I held off on making this post because I wanted to find out how the new “cross-flex” system affected how protections worked, if at all; the purpose of protections is to protect the afternoon packages, so it seems to defeat the point of protections if you can protect a game from NBC only to lose it to CBS or Fox. On the other hand, that would seem to defeat the point of the cross-flex system, whose main purpose was billed as beefing up the late spot of the doubleheader, which would seem to be difficult to do if you can only move games you could move to SNF anyway (although the tentative game bias would seem to produce at least a few candidates). And then there’s the fact that some games in the flex period have already been picked for cross-flexing, meaning they could be protected by networks that wouldn’t normally have them… Regardless, for now I’m going to assume protections work as they have in seasons past, and as such here are the current tentatively-scheduled games and my predictions:

Week 11 (November 16):

  • Tentative game: New England @ Indianapolis
  • Prospects: 3-2 v. 3-2, about the same as the remaining early-flex games. Obviously this rivalry isn’t as hot as in the Brady-Manning days, but it’s still Brady v. Luck.
  • Likely protections: Bengals-Saints if anything (CBS) and 49ers-Giants or Eagles-Packers (FOX).
  • Other possible games: With no unbeaten teams after just five weeks, you see a lot of mediocrity in the standings, as the early-flex games and this first tentative show. Besides Fox’s unprotected game, Lions-Cardinals is a possibility, and Texans-Browns is a dark horse.

Week 12 (November 23):

  • Tentative game: Dallas @ NY Giants
  • Prospects: 4-1 v. 3-2. The NFC East is hardly last year’s tire fire, and for once the Cowboys don’t look quite so mediocre as in years past.
  • Likely protections: Dolphins-Broncos, Bengals-Texans, or nothing (CBS) and Cardinals-Seahawks or Lions-Patriots (FOX).
  • Other possible games: Basically comes down to whatever games CBS and Fox don’t protect.

Week 13 (November 30):

  • Tentative game: Denver @ Kansas City
  • Prospects: 3-1 v. 2-3. Possibly the most vulnerable of the tentatives, yet still has a pretty good chance to keep its spot on its own merits.
  • Likely protections: Chargers-Ravens or Patriots-Packers (CBS) and Saints-Steelers if anything (FOX).
  • Other possible games: Thanksgiving weekend, paucity of good games, especially with Eagles-Cowboys on Thanksgiving. Browns-Bills is a dark horse, but CBS’ unprotected game is really the only good option. Doubtful that’d overcome the chance to have Peyton Manning on.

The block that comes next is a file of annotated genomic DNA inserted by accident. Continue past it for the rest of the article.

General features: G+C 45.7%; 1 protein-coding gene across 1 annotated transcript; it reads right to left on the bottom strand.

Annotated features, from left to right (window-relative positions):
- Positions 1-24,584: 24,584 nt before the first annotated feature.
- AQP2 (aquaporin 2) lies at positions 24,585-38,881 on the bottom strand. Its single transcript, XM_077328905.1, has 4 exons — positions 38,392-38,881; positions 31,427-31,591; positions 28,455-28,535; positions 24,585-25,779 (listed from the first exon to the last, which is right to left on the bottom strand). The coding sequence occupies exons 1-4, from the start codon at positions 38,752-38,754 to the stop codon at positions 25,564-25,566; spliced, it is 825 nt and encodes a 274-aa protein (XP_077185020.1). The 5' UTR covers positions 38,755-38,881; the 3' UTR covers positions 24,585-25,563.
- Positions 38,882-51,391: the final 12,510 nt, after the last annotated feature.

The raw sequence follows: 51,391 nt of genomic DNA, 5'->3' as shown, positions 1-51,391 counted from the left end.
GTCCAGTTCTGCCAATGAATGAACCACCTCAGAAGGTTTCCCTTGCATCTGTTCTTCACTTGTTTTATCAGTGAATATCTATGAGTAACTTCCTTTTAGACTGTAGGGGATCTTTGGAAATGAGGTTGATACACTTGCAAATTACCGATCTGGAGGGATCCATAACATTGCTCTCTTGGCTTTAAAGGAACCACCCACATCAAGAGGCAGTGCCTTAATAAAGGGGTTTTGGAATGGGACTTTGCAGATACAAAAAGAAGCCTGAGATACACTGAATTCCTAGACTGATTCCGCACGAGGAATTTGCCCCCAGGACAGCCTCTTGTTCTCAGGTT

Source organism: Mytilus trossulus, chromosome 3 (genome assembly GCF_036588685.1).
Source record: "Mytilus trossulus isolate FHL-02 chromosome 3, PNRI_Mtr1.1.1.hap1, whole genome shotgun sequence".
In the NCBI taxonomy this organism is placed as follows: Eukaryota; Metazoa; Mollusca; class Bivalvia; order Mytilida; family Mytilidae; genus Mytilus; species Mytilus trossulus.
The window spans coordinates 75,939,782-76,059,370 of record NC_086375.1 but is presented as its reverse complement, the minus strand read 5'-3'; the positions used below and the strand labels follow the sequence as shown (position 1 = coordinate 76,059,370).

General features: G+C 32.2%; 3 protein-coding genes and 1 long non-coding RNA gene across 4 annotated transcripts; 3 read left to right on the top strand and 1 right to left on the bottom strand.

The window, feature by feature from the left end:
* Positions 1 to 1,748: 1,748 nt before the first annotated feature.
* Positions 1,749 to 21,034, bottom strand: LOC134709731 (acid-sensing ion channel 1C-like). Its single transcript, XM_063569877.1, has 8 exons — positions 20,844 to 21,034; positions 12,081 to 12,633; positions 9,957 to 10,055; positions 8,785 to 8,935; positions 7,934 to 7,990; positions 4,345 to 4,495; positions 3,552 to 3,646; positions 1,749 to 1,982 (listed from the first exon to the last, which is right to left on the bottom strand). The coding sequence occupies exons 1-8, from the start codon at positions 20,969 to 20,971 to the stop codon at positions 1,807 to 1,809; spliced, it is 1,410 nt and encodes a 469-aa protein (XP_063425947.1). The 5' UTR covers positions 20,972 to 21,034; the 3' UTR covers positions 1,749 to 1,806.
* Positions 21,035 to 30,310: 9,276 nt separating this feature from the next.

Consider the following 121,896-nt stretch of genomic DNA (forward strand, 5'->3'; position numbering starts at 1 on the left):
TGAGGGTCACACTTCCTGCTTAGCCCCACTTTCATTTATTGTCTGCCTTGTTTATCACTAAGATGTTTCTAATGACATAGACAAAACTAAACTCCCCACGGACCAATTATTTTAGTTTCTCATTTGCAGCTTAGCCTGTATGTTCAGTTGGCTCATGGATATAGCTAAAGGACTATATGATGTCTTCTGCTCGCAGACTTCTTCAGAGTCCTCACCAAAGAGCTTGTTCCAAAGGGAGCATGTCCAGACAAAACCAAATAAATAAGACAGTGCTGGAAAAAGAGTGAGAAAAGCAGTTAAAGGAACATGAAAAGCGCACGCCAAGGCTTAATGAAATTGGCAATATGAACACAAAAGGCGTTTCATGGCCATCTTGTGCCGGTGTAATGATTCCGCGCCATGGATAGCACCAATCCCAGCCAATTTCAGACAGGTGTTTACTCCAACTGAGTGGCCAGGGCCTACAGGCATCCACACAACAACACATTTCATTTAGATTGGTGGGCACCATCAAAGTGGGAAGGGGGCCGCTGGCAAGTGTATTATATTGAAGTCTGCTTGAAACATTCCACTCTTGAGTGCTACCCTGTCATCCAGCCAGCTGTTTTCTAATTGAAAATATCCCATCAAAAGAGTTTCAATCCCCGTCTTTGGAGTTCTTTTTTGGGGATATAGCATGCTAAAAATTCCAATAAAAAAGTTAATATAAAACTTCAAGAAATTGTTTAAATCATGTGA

Week 14 (December 7):

  • Tentative game: New England @ San Diego
  • Prospects: 3-2 v. 4-1. Very strong to keep its spot.
  • Likely protections: Steelers-Bengals, Bills-Broncos, or nothing (CBS) and Seahawks-Eagles (FOX).
  • Other possible games: Besides CBS’s unprotected game, Ravens-Dolphins and Colts-Browns are dark horses. None of those are particularly appealing.

Week 15 (December 14):

  • Tentative game: Dallas @ Philadelphia
  • Prospects: 4-1 v. 4-1 and an NFC East showdown. If form holds, this game has a mortal lock on this spot.
  • Likely protections: Chargers-Broncos (CBS) and 49ers-Seahawks (FOX).
  • Other possible games: Packers-Bills and Texans-Colts, both of which would require an absolute collapse by one or both teams and that still might not be enough (as many Cowboys games past have shown). Bengals-Browns and Dolphins-Patriots are dark horses.

Week 16 (December 21):

  • Tentative game: Seattle @ Arizona
  • Prospects: The NFL sometimes seems to put throwaway games in Week 16 and this may have seemed like one of them, but at 3-1 v. 3-1 it’s nearly on par with the previous week.
  • Likely protections: Colts-Cowboys (CBS) and Lions-Bears but more likely nothing (FOX).
  • Other possible games: Ravens-Texans is the only real option at the moment, and it hardly is one. Browns-Panthers is a dark horse.

Week 17 (December 28):

  • Playoff positioning watch begins Week 9.

2 thoughts on “Sunday Night Football Flex Scheduling Watch: Week 5

  1. Some thoughts after Week 6:

    Don’t see the Week 9 or 10 games being flexed out, especially since no one in the AFC North is below .500.

    The one game that could get flexed out is Cowboys-Giants in Week 12. Besides the injury to Victor Cruz, the Cowboys have to wheel back on Thanksgiving to play the Eagles, who actually would have an unfair advantage of playing several hours before the Cowboys play in The Meadowlands. Especially since the two Eagles-Cowboys meetings (the other being a Sunday nighter) could wind up deciding the NFC East and even possibly the #1 seed, the NFL might flex out that game just so the Cowboys have a few more hours to prepare for the Eagles. Cardinals-Sehawks (which in my view should have been the season opening game) could wind up in that slot and the other (which I never considered to be a throwaway game) in Week 16 being flexed out in favor of Browns-Panthers should that game matter.

  2. Let me guess: you’re a Cardinals fan? The Cardinals were good enough and came close enough to making the playoffs to justify Seahawks-Cardinals not being a throwaway, and did account for the Seahawks’ only home loss last year, but Cardinals-Seahawks was never going to be the season-opening game. The Cardinals are just nowhere near enough of a name team, especially given who else was on the Seahawks’ slate (IIRC the Packers, Cowboys, Broncos, AND 49ers were all options).